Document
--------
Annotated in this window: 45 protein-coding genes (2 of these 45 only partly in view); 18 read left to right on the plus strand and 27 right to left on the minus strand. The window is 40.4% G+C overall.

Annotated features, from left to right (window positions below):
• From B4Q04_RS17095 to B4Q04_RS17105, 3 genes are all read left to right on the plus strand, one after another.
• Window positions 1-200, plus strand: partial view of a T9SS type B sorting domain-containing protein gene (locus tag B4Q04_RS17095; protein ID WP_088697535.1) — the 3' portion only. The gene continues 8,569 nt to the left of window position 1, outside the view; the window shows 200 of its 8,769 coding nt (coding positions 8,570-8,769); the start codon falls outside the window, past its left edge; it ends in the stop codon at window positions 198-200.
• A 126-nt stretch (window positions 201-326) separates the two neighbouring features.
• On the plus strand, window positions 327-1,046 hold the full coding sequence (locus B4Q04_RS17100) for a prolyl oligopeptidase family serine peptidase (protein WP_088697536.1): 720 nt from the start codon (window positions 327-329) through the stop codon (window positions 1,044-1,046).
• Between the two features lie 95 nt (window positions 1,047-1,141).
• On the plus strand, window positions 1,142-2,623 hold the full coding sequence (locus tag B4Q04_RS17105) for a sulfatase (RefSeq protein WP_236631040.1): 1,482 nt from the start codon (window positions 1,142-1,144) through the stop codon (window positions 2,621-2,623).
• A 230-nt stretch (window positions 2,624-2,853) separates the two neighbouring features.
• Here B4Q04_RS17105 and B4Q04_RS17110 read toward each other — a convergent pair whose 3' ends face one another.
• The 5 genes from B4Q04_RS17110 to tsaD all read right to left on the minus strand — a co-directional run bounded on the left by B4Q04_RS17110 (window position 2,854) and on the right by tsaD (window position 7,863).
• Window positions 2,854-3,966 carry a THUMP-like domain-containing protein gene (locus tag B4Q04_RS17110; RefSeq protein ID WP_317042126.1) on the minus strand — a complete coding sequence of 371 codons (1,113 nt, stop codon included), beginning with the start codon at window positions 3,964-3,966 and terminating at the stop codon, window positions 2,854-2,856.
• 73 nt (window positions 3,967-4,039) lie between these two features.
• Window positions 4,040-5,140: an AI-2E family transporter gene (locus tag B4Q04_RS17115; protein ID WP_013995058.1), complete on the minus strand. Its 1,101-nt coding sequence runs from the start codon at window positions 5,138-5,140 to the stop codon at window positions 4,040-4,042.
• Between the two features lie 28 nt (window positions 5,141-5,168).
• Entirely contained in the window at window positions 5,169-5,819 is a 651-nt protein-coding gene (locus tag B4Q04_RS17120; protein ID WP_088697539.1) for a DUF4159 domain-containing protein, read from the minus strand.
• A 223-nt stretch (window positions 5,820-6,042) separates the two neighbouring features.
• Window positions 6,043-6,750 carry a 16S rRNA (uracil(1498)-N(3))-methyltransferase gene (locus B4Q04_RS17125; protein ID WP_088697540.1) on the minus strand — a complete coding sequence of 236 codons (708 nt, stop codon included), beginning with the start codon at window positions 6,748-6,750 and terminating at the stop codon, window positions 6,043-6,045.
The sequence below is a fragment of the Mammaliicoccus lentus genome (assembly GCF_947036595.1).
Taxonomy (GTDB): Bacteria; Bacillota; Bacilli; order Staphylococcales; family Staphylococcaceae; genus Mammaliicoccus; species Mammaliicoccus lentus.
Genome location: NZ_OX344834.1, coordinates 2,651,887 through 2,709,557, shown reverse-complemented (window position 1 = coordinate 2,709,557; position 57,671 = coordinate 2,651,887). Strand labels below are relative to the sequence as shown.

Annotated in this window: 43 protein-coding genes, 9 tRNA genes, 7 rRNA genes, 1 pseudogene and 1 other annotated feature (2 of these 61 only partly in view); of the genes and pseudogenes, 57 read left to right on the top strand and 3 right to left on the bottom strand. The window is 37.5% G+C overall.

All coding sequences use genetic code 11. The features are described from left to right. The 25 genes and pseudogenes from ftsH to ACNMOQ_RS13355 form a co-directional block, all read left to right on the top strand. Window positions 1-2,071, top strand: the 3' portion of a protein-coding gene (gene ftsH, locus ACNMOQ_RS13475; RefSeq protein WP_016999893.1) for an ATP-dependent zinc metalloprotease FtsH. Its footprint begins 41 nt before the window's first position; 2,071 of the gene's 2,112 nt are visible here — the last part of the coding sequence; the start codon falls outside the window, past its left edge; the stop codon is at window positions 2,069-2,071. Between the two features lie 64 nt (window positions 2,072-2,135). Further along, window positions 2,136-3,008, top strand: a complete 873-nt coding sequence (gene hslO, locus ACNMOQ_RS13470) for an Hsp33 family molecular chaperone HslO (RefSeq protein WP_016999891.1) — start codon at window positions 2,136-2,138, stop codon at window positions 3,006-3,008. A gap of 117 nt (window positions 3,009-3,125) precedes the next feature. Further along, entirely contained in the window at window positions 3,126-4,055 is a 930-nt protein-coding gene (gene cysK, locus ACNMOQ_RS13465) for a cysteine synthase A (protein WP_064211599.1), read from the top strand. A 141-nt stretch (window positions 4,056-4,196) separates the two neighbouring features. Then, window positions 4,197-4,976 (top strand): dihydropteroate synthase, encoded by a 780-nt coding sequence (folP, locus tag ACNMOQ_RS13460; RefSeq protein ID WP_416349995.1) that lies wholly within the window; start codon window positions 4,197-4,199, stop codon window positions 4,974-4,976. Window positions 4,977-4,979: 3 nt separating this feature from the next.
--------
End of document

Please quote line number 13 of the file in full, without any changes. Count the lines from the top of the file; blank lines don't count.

• 73 nt (window positions 3,967-4,039) lie between these two features.